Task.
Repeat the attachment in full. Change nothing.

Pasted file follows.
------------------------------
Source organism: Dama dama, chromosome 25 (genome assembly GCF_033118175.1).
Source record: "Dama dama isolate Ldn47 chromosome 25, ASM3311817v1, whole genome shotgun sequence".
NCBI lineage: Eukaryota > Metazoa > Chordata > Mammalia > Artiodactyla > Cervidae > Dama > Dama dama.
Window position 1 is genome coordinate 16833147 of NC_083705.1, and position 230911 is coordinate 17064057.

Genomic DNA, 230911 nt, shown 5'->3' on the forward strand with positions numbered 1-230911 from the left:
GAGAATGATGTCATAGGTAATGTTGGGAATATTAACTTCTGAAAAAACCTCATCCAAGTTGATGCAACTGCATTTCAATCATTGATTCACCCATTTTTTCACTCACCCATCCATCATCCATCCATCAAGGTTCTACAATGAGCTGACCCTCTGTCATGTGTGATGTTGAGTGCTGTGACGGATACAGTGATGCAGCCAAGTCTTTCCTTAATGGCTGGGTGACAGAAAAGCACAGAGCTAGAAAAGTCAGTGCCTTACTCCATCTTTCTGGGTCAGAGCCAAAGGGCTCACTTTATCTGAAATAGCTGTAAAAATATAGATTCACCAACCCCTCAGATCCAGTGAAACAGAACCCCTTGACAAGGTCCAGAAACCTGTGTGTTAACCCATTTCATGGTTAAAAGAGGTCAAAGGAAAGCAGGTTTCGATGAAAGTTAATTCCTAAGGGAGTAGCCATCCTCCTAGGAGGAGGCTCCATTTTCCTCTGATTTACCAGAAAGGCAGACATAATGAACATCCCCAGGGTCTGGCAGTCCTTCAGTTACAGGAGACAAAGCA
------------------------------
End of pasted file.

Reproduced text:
Source organism: Dama dama, chromosome 25 (genome assembly GCF_033118175.1).
Source record: "Dama dama isolate Ldn47 chromosome 25, ASM3311817v1, whole genome shotgun sequence".
NCBI lineage: Eukaryota > Metazoa > Chordata > Mammalia > Artiodactyla > Cervidae > Dama > Dama dama.
Window position 1 is genome coordinate 16833147 of NC_083705.1, and position 230911 is coordinate 17064057.

Genomic DNA, 230911 nt, shown 5'->3' on the forward strand with positions numbered 1-230911 from the left:
GAGAATGATGTCATAGGTAATGTTGGGAATATTAACTTCTGAAAAAACCTCATCCAAGTTGATGCAACTGCATTTCAATCATTGATTCACCCATTTTTTCACTCACCCATCCATCATCCATCCATCAAGGTTCTACAATGAGCTGACCCTCTGTCATGTGTGATGTTGAGTGCTGTGACGGATACAGTGATGCAGCCAAGTCTTTCCTTAATGGCTGGGTGACAGAAAAGCACAGAGCTAGAAAAGTCAGTGCCTTACTCCATCTTTCTGGGTCAGAGCCAAAGGGCTCACTTTATCTGAAATAGCTGTAAAAATATAGATTCACCAACCCCTCAGATCCAGTGAAACAGAACCCCTTGACAAGGTCCAGAAACCTGTGTGTTAACCCATTTCATGGTTAAAAGAGGTCAAAGGAAAGCAGGTTTCGATGAAAGTTAATTCCTAAGGGAGTAGCCATCCTCCTAGGAGGAGGCTCCATTTTCCTCTGATTTACCAGAAAGGCAGACATAATGAACATCCCCAGGGTCTGGCAGTCCTTCAGTTACAGGAGACAAAGCA